Search
  • Janna Glavan, CP

COVID Travel Rules 2.0: What's Changing


The rules for international travelers entering the U.S. will change on November 8, 2021. The current bans blocking entry to the U.S. by people who have been present in specific COVID hotspot countries will go away. These regional bans will be replaced by vaccination and testing requirements that will apply globally, with specific rules for different types of travelers.


Under the new policy, all travelers ages 2 and older – including U.S. citizens and legal permanent residents (green card holders) – must provide the airline proof of a negative COVID test before boarding a U.S.-bound flight. For fully vaccinated individuals, the test must be taken within 3 days of departure. For unvaccinated individuals, the test must be taken within one day of departure. People who have been diagnosed with COVID within the last 90 days can present their previous positive test result and a letter from a healthcare provider confirming that they have recovered and been cleared to travel instead of getting a new test. Both PCR and rapid antigen tests are permitted, but at-home tests can only be used if they are monitored by a telehealth provider and the provider issues the test result. Over-the-counter test kits that you perform and read yourself won’t count. Travelers will also be required to sign an attestation stating that the information they are providing regarding their vaccination status and test result is true. Criminal penalties can apply for supplying false information.


In addition to providing a negative test result, non-immigrant travelers coming to the U.S. via a temporary visa or using the Visa Waiver Program must also show proof of vaccination with one of the approved vaccines (Janssen/J&J, Pfizer-BioNTech, Moderna, AstraZeneca, Covishield, BIBP/Sinopharm, or Sinovac). Limited exemptions are available to the vaccination requirement, including:

  • Children under age 18.

  • People with documented medical contraindications to receiving a COVID vaccine. A letter from a licensed physician with details is required.

  • Participants in certain COVID-19 vaccine trials.

  • People with valid visas (other than B1/B2 tourist visas) who are citizens of a country with limited COVID-19 vaccine availability. The CDC maintains a list of these countries, most of which are in Africa and the Middle East.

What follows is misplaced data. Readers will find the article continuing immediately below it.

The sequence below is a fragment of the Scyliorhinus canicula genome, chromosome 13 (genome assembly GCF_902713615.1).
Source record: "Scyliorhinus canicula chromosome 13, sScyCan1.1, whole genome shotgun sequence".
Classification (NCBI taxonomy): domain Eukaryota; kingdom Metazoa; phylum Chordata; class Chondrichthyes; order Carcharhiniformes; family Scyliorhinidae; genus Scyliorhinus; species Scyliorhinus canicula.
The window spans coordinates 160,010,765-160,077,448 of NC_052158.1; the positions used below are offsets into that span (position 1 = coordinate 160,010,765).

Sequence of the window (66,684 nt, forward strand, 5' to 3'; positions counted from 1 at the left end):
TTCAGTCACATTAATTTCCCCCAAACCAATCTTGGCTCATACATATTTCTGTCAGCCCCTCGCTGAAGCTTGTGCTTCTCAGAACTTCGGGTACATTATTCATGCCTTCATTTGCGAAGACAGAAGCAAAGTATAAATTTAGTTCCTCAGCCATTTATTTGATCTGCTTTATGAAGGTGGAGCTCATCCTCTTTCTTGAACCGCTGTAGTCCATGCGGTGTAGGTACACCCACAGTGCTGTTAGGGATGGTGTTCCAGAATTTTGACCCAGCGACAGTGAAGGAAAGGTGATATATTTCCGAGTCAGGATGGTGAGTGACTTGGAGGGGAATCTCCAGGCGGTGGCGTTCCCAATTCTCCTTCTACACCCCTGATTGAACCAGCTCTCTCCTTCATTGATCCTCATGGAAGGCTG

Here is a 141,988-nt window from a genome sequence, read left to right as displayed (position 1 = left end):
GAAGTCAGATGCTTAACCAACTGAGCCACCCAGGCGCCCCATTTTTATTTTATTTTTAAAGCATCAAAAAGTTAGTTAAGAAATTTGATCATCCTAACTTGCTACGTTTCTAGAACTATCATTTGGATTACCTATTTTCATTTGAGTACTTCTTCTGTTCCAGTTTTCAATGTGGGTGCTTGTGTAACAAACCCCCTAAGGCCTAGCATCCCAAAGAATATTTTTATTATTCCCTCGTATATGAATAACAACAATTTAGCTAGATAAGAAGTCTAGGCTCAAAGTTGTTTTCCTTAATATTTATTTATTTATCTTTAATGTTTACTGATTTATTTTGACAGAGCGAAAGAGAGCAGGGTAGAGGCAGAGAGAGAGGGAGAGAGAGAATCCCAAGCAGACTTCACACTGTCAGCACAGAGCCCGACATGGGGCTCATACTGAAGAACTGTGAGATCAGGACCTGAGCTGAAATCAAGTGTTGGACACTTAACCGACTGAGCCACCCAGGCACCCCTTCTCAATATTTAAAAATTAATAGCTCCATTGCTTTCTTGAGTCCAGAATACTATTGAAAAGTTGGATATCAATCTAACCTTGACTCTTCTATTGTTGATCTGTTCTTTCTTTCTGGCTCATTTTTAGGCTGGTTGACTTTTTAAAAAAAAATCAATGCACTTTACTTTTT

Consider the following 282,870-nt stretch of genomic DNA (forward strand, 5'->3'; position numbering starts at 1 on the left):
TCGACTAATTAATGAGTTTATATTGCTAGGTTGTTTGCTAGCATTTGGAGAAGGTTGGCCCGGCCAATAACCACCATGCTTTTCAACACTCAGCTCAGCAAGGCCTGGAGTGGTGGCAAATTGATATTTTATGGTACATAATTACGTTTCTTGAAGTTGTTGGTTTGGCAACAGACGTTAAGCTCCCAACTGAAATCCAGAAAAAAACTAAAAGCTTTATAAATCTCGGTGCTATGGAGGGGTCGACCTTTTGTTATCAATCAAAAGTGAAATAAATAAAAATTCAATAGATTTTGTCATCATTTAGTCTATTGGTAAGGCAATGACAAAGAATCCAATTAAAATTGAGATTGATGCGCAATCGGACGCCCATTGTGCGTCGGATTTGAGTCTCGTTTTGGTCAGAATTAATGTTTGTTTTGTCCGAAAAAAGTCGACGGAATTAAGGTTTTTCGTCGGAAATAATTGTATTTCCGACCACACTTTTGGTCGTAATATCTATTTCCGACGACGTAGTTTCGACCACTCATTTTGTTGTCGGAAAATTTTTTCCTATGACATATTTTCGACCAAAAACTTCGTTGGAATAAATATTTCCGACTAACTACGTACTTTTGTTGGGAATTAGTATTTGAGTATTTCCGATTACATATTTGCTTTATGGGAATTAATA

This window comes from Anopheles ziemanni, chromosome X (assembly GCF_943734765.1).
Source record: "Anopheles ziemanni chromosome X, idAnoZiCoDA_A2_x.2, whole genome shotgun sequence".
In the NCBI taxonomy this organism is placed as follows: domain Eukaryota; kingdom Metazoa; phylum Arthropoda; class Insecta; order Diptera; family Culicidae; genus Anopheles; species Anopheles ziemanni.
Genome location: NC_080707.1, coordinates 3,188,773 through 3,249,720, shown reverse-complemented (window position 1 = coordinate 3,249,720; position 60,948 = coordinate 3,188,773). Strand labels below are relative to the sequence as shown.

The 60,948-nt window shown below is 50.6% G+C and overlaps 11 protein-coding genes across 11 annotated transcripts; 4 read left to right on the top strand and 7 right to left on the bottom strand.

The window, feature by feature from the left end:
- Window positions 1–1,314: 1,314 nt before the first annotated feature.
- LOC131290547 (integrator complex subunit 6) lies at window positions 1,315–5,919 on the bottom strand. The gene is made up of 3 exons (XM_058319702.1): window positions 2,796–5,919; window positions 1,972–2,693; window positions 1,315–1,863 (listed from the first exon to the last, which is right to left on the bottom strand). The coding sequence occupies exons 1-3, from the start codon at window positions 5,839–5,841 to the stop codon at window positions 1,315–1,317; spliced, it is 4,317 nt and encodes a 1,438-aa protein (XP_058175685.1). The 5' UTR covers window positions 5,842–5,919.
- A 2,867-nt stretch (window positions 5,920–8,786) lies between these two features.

• Members of the U.S. military and their family members.

  • People with a humanitarian or emergency travel letter from a U.S. government source.

  • People whose entry would be in the national interest, as determined by the Secretary of State, Secretary of Transportation, or Secretary of Homeland Security. A travel letter from a U.S. government source is required.

Note that there is no exemption for religious or moral objections.


All non-immigrant travelers must complete a second attestation regarding their vaccination status and any exemptions that apply. Most unvaccinated non-immigrant travelers who will be in the U.S. for more than 60 days must also agree to get vaccinated within 60 days of entry to the U.S. This requirement does not apply to children under 18 or people with medical contraindications, but people who fall under most of the other exemption categories will be expected to get vaccinated after arrival. Again, criminal penalties can apply for supplying false information on the attestation.


The airlines will be responsible for examining travelers’ proof of vaccination, exemption documentation, and test results. There are bound to be hiccups as the new rules take effect, but getting rid of the regional bans in favor of a more uniform system is a welcome change for many international travelers. Contact Best Law Offices today if you have questions about how the travel policy changes could impact you!



0 views0 comments

Recent Posts

See All